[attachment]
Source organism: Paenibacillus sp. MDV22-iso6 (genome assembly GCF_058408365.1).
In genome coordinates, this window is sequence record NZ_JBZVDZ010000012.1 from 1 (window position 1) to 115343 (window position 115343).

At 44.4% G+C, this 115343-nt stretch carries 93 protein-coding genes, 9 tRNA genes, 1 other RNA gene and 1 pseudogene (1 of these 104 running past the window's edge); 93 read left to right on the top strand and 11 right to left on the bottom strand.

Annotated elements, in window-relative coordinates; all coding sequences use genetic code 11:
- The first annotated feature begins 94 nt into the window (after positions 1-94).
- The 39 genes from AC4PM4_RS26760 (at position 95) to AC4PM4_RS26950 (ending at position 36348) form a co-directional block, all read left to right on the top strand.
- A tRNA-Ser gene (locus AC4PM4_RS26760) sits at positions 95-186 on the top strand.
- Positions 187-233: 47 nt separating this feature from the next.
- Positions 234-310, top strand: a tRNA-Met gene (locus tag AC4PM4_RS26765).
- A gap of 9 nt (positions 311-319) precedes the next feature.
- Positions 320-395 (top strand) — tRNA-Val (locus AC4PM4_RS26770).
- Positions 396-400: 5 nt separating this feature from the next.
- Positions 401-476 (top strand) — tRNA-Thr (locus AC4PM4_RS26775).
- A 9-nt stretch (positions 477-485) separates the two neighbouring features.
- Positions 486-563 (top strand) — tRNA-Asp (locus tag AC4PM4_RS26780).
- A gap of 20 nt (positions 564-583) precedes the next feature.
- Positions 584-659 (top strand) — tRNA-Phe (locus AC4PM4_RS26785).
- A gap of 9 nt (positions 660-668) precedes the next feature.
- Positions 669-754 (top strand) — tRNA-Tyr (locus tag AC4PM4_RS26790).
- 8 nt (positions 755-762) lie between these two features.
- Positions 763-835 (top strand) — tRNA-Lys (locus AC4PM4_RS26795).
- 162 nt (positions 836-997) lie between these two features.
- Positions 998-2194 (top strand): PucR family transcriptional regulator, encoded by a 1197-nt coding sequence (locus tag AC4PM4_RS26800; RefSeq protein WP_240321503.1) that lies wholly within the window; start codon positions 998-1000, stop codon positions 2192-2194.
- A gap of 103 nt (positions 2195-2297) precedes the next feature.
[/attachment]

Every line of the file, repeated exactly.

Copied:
Source organism: Paenibacillus sp. MDV22-iso6 (genome assembly GCF_058408365.1).
In genome coordinates, this window is sequence record NZ_JBZVDZ010000012.1 from 1 (window position 1) to 115343 (window position 115343).

At 44.4% G+C, this 115343-nt stretch carries 93 protein-coding genes, 9 tRNA genes, 1 other RNA gene and 1 pseudogene (1 of these 104 running past the window's edge); 93 read left to right on the top strand and 11 right to left on the bottom strand.

Annotated elements, in window-relative coordinates; all coding sequences use genetic code 11:
- The first annotated feature begins 94 nt into the window (after positions 1-94).
- The 39 genes from AC4PM4_RS26760 (at position 95) to AC4PM4_RS26950 (ending at position 36348) form a co-directional block, all read left to right on the top strand.
- A tRNA-Ser gene (locus AC4PM4_RS26760) sits at positions 95-186 on the top strand.
- Positions 187-233: 47 nt separating this feature from the next.
- Positions 234-310, top strand: a tRNA-Met gene (locus tag AC4PM4_RS26765).
- A gap of 9 nt (positions 311-319) precedes the next feature.
- Positions 320-395 (top strand) — tRNA-Val (locus AC4PM4_RS26770).
- Positions 396-400: 5 nt separating this feature from the next.
- Positions 401-476 (top strand) — tRNA-Thr (locus AC4PM4_RS26775).
- A 9-nt stretch (positions 477-485) separates the two neighbouring features.
- Positions 486-563 (top strand) — tRNA-Asp (locus tag AC4PM4_RS26780).
- A gap of 20 nt (positions 564-583) precedes the next feature.
- Positions 584-659 (top strand) — tRNA-Phe (locus AC4PM4_RS26785).
- A gap of 9 nt (positions 660-668) precedes the next feature.
- Positions 669-754 (top strand) — tRNA-Tyr (locus tag AC4PM4_RS26790).
- 8 nt (positions 755-762) lie between these two features.
- Positions 763-835 (top strand) — tRNA-Lys (locus AC4PM4_RS26795).
- 162 nt (positions 836-997) lie between these two features.
- Positions 998-2194 (top strand): PucR family transcriptional regulator, encoded by a 1197-nt coding sequence (locus tag AC4PM4_RS26800; RefSeq protein WP_240321503.1) that lies wholly within the window; start codon positions 998-1000, stop codon positions 2192-2194.
- A gap of 103 nt (positions 2195-2297) precedes the next feature.